"The Sun," Saturday, Nov. 16, 2002, p. 2D
by Frederick N. Rasmussen
Don't bother rushing upstairs to look in that pile of castoff change lying on your bureau for any examples of this rarer- than-rare coinage. It's not going to happen.
These extraordinary coins, part of the estate of Mary Fane Fry, are the second oldest to be produced in America, the first being in Massachusetts in 1652. The coins are also the first circulated in America that portray the image of an individual.
Known collectively as the Baltimore sixpences, they are the first true portrait coinage to appear in America, and bear the image of Cecil Calvert, the second Lord Baltimore.
In July, the coins were discovered at Fulbeck Hall in Lincolnshire, the ancestral seat of the Fane family, in a cylindrical silver counter box, circa 1680, with the initials "I.C." within a heart, and the base engraved with the larger initials of "M.B."
"It is known that the coins have been at Fulbeck for several generations, and quite possibly since the 17th century, although no firm provenance details linking them to an individual member of the family has been established so far," said a description written by James Morton and Steven Lloyd in the Morton & Eden auction catalog.
"Similarly, the identity of 'M.B.,' whose initials are engraved on the box, remains a matter for speculation. Research into Fane, Calvert and Brent families has yielded a number of possible connections and coincidences but not, as yet, any firm evidence."
"It was an amazing discovery and [they] were found in a cardboard box with other effects of Mrs. Fry," said James Morton in a telephone interview from London the other day. "They were used over the years as counters or markers for card games played at home."
"I've been very fortunate in my career and have had many interesting discoveries, but what is so amazing about this one is that all of the sixpences were found in one place," he said.
"There are probably somewhere between 50 and 100 known specimens and this increases the population by 25 percent," Morton said.
Cecil Calvert was presented a land grant in 1632 of about 10 million acres in what is today's Maryland by England's Charles I. The land was named for Queen Henrietta Maria, the wife of Charles I.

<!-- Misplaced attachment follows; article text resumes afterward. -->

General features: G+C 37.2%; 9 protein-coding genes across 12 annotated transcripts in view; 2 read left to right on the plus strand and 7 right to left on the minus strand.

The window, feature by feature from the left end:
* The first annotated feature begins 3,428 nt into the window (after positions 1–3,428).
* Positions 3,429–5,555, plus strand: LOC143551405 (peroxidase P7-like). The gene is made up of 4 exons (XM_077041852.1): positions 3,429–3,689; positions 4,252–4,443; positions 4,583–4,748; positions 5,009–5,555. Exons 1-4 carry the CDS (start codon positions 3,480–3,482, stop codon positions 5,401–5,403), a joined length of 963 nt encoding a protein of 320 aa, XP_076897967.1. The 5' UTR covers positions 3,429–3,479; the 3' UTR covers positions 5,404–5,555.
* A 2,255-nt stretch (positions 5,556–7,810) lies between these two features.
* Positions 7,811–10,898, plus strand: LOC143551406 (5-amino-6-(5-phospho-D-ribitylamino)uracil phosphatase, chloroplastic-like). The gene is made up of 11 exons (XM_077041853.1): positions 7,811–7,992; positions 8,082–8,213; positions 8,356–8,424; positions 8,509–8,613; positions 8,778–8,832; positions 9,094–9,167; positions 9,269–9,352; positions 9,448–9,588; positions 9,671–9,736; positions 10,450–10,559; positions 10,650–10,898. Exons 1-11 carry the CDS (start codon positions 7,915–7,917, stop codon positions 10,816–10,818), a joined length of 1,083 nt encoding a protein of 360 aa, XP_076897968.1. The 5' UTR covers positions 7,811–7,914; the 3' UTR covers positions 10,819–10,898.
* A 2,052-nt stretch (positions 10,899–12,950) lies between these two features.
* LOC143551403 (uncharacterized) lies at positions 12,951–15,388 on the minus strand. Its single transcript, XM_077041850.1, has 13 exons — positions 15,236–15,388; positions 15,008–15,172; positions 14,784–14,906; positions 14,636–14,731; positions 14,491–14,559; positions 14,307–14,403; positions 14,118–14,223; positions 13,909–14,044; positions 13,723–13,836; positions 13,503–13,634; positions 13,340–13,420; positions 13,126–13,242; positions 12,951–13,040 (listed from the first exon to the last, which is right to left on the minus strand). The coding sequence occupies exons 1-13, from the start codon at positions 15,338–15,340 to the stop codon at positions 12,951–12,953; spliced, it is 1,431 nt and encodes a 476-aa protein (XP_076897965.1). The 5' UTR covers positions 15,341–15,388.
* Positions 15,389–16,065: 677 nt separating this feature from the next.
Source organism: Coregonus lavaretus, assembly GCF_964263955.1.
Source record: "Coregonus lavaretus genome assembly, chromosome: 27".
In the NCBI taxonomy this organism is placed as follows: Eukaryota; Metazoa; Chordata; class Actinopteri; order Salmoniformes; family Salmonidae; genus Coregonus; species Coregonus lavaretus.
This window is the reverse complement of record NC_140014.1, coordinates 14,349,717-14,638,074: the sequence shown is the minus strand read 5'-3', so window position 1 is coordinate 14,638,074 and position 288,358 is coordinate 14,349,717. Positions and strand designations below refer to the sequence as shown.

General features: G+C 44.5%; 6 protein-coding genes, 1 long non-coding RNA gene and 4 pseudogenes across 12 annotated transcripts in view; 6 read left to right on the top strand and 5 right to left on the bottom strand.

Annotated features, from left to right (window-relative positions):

The charter granted Calvert "all Royal Jurisdictions and Perogatives, both Military and Civil ... as Power to Enact Laws, Power of pardoning all manner of Offence, Power to confer Honors &c."
At the time, tobacco was the new colony's form of currency, with gunpowder and musket balls as change.
"The system broke down over time as tobacco production increased and inflation soared. Trade suffered and this, together with a local rebellion, territorial claims by Virginia and accusations by radical elements in England persuaded Calvert to provide a silver coinage for the colony," according to the auction catalog.
While issuing coinage was not expressly granted in the charter, Calvert felt it was within his right to do so. Also, the new coins bearing his likeness would be a "bold decision which would help assert his authority," wrote Morton and Lloyd.
They would be struck to exacting standards of English silver but at a different weight standard to take into account the fluctuating and different exchange rates found in the colonies.
Officials at Morton & Eden explained that it is uncertain who in London engraved the dies or struck the coins, but it's quite possible that it was the Tower Mint.
"The Tower Mint, with its satellite workshops and competing factions of traditional moneyers and machine- coiners, was in a bitterly divided, parlous, unhappy state by 1658, and a commision such as Calvert's would surely have been welcomed by any part of it," said the catalog.
Auction officials said the appearance of the coins with somewhat ragged edges and uneven striking has much in "common with English silver of the time although the individual weight standard, on the evidence of the surviving specimens, was very inconsistent."
"The legends of the coins "emphasize Calvert's sovereignty as 'Lord' (Dominus) of 'Mary's Land,' whilst the heraldic crown used above his family arms stretches the point to say the least," wrote Morton and Lloyd.
The legend Crescite et Multiplicamini also appears on the coins. Crescentia was the proposed named of Calvert's colony before Mary's Land was substituted.
"The legend was neither a motto of the Calvert family, nor ever of Maryland itself, although it was to reappear on several issues of State paper money in the 18th century and on other official documents," wrote Morton and Lloyd. Initial samples were sent to Philip Calvert, Cecil's brother in Maryland, for approval by the colony's governor and council, with the main shipment arriving between 1661 and 1662. A law was passed requiring each "householder" and "freeman" in Maryland to exchange 60 pounds of tobacco for 10 shillings of the new coin.
"Certainly the coins were not welcomed as Calvert had hoped (and as was required under his charter) and relatively few examples survive," wrote Morton and Lloyd.
"By the end of the century they seemed to have dropped out of circulation entirely, and in 1706 a law was passed stipulating that payments should henceforth be made in legally valued crops," they wrote.
A highly interested crowd of buyers assembled in London Wednesday and Thursday for the auction. Total sales for the sixpences, excluding the silver cylinder, was $228,679.
One of the rarer pieces was the Lord Baltimore sixpence with Crescentia misspelled, one of three known to have this error. New York coin dealer Larry Stacks bought it for $52,356.
"The coin was probably from an early obverse die which was later corrected,"" said Morton.
Several of the coins were bought by collectors. Morton thought most of the coins would be returned to the United States.
"Their discovery was like a time capsule and because they were unrecorded, that added greatly to their appeal," he said.